Friday, January 23, 2009

Geron Stock Soars 20 Percent on Approval of Clinical Trials

Today is a big, big day for California's Geron Corp., which has received federal approval to begin "the world's first study of a treatment based on human embryonic stem cells."

The Associated Press covered the basics of the action. An early version of its story said said,
"The company gained federal permission this week to inject eight to 10 patients with cells derived from embryonic cells, said Dr. Thomas Okarma(see photo), president and CEO of Geron Corp. of Menlo Park, Calif.

"The patients will be paraplegics, who can use their arms but can't walk. They will receive a single injection within two weeks of their injury.

"The study is aimed at testing the safety of the procedure, but doctors will also look for signs of improvement like return of sensation or movement in the legs, Okarma said."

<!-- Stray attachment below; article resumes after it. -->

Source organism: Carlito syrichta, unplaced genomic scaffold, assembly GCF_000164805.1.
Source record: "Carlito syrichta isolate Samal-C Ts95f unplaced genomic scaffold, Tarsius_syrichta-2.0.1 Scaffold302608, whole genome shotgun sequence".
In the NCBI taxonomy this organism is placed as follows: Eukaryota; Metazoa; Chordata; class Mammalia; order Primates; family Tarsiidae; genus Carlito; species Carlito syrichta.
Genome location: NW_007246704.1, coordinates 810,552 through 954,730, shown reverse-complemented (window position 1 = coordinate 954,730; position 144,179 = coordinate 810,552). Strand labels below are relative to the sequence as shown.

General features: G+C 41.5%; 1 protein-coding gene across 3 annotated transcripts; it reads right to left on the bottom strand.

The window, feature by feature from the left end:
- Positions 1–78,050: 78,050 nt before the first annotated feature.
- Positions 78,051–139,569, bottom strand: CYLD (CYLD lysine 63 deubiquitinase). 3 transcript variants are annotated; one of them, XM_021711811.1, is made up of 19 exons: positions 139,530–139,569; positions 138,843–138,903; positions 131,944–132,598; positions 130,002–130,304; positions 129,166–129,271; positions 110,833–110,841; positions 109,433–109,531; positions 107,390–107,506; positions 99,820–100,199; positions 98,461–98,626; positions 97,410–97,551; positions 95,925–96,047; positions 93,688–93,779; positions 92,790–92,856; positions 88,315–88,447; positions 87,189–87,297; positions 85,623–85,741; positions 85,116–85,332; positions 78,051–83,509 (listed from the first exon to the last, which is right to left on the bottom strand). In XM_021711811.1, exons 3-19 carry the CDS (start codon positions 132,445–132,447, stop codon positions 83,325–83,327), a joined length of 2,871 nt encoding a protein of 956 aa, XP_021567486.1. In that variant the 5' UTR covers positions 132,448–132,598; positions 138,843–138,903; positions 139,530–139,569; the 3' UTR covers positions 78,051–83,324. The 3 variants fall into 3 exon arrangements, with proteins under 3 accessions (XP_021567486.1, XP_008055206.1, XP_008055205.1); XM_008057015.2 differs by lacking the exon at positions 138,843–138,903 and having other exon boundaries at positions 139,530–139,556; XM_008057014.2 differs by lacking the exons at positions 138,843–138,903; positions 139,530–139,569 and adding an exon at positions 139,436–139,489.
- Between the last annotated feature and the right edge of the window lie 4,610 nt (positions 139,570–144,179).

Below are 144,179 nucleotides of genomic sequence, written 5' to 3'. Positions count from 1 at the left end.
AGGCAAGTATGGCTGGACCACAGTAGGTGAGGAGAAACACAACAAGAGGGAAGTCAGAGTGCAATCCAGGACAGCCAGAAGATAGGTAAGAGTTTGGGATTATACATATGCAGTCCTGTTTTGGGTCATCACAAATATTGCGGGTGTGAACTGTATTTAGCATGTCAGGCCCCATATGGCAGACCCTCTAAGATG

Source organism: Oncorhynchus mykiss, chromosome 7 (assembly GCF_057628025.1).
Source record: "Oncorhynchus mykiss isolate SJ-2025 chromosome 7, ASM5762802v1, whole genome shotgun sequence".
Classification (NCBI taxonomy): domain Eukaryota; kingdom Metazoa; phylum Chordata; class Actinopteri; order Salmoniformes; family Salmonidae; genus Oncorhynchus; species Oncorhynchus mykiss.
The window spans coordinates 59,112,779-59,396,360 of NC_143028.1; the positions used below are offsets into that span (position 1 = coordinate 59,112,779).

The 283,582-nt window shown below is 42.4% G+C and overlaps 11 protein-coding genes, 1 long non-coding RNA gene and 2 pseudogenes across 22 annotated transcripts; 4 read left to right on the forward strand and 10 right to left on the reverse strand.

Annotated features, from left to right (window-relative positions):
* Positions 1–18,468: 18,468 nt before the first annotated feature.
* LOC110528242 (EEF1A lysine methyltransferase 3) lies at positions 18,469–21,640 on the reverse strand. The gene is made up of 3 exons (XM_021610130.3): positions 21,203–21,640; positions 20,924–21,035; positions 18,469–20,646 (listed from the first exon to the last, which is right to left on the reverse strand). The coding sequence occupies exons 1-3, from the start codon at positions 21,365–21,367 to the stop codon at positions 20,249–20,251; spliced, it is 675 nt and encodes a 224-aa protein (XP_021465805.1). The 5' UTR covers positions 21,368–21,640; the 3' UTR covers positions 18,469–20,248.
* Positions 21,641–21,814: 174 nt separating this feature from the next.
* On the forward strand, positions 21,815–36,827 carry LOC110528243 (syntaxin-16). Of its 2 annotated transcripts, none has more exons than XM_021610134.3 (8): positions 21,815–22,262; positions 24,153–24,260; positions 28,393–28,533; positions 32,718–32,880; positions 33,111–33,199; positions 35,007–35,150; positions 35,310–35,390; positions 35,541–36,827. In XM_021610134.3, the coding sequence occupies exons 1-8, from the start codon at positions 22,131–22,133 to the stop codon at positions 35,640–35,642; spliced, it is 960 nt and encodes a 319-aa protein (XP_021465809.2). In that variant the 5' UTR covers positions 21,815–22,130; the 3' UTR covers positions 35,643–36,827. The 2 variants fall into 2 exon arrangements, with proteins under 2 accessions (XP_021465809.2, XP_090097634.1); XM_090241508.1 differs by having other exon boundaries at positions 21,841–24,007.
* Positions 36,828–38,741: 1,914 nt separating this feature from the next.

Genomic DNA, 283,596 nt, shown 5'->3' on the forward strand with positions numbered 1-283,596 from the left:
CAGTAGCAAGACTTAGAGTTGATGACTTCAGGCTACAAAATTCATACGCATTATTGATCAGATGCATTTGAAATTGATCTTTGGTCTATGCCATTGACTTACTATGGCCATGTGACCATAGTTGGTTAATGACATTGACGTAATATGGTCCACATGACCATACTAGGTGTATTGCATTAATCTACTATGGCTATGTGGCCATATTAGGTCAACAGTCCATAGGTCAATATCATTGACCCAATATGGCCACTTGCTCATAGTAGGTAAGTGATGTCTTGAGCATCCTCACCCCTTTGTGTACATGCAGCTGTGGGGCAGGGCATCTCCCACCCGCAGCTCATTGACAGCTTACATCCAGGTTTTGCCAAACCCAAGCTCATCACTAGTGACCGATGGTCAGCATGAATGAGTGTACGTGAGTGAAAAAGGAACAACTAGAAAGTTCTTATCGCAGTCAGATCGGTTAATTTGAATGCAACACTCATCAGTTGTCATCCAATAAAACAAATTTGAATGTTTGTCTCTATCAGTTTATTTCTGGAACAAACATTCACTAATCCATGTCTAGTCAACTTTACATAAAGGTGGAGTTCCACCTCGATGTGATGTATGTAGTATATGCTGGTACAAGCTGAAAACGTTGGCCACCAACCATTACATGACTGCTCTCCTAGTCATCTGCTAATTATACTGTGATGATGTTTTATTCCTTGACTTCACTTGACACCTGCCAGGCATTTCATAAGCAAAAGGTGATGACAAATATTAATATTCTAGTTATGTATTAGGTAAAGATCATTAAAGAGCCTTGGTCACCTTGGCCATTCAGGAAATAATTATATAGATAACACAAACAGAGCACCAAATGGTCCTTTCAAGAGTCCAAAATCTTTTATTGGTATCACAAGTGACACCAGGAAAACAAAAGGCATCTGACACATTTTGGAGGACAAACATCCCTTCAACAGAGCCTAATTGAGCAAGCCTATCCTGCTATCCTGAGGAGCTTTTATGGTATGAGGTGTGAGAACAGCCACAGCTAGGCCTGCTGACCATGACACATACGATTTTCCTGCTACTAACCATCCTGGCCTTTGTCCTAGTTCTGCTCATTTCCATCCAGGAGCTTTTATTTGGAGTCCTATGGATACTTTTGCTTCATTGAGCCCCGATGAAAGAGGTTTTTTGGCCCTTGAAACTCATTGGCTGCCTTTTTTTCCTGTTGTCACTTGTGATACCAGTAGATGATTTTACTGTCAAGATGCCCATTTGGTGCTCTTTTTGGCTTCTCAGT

Andrew Pollack
of the New York Times provided a nuanced, comprehensive piece. He reported on the political and scientific implications and quoted Robert Klein, chairman of the California stem cell agency, on the move.

Klein said the FDA approval was tied to the Obama Administration although that was denied by an FDA spokesman and Geron.

Geron's stock rose 20 percent early this morning, hitting $6.26 at 9:47 a.m. EST, close to its 52-week high of $6.55.

Here are links to the Geron press release and other stories about the much-delayed trial: Geron (includes video), Wall Street Journal , AFP and Financial Times.

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